Awaiting Aslan: Finding Our Identity in the King and not the Message
When I was a teenager I loved reading C.S. Lewis’ The Chronicles of Narnia. Once when I was home sick from school I read Voyage of the Dawn Treader and The Silver Chair complete through in one day. As good as the stories themselves were though, the reason for my complete love for the series could be summed up in one word…
Aslan, as many of you know, was the lion king who the series centers on.
As I read a book I always was flush with anticipation of when Aslan would enter the story and later I would then re-read the parts of the book where Aslan figured in.
I wanted to be where Aslan was and where Aslan was I wanted to be!
In Narnia, no other part of the story was half as interesting as when Aslan was involved. He brought the life…
At various times of the story different though, followers of Aslan would differ about Aslan’s intentions when he wasn’t around. Some claimed to have saw him while others scoffed at the idea. Some feared Aslan, others loved him. All of them at some point were sure they had Aslan figured out yet inevitably when he showed up, they were always a little off in their understanding either of his nature or of his intentions.
It isn’t any secret that Aslan, was of course, Lewis’ representation of Christ in Narnia.
Recently my good friend Paul over at Escape to Reality got called a number of not so Christian names for a post he did explaining the Grace of God…a topic he is well versed in. He states on Facebook:
Names I have been called in the past 24 hours: a heretic, a wolf-in-sheep’s clothing, a devil. This is how some “Christians” respond when you declare God’s love is greater than your sin. No wonder Jesus chose to hang out with sinners. They were about the only one’s who weren’t trying to control him, shut him up or kill him.
Why do people get so mad when another person’s understanding of Christ is just a little bit different?
When did the message we are told to proclaim become more important than our unity around the messenger who asked us to declare it?
That’s why I appreciated Paul’s follow up post on doing away with “camps”.
There is no “grace” camp or “law” camp. There is no “faith” camp, “signs and wonders” camp, or “deliverance” camp. There is no “camp” at all.
The Apostle Paul dealt with this issue often:
You are still worldly. For since there is jealousy and quarreling among you, are you not worldly? Are you not acting like mere humans? For when one says, “I follow Paul,” and another, “I follow Apollos,” are you not mere human beings?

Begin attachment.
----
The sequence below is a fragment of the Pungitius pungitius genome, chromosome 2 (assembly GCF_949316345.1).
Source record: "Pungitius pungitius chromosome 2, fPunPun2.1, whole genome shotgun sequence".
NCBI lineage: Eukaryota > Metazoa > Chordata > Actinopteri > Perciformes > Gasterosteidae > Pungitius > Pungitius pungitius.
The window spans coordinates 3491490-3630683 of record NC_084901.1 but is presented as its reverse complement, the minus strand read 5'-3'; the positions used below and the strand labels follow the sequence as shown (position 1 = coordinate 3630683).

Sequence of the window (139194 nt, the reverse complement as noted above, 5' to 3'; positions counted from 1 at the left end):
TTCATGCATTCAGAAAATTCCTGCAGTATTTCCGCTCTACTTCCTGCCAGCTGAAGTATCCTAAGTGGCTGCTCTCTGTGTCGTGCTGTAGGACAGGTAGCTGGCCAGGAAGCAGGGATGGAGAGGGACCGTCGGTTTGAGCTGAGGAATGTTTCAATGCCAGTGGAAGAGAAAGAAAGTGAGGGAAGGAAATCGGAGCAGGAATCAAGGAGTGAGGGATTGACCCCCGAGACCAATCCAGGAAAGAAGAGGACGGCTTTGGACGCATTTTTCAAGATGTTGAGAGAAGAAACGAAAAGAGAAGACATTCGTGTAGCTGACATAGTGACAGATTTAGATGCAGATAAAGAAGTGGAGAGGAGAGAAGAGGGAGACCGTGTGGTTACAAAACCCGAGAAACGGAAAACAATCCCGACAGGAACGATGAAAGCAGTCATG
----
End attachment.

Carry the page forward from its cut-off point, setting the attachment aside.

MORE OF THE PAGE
1 Corinthians 3: 3,4
Anytime you identify with a camp you are identifying with the message and not the message sender! When you join a theological camp you will inevitably put on that team’s jersey and fight for that team’s position on the field of battle.
Our identity must be in the King who asks us to deliver the message and not in the message itself!
If you have considered yourself in the “grace camp” you will ultimately find your identity in Grace and not Jesus. Then if someone declares a love for Jesus but views “grace” slightly different than you, they become not a “brother” or “sister” in Christ…but “suspect”.
The enemy is so sly…and he LOVES camps!
Jesus has asked us to demonstrate to the world the love he as shown them by modeling it in the love we have for each other.
* Yes, we don’t see everything the same way.
* Yes, we interpret verses of the Bible differently
* Yes, some teachers and teachings may resonate in our individual hearts more than others
But can we wrestle through these issues in respect and love knowing that when Aslan (Christ) returns again we are ALL going to have been wrong about God and his original intentions to various degrees?
Knowing this can we humbly extend grace to a brother and sister in Christ who’s ideas differ from our own?
Lets face it, the interesting part of the story is Aslan’s arriving and not Peter, Susan, Edmund, and Lucy’s bickering beforehand on the beach.
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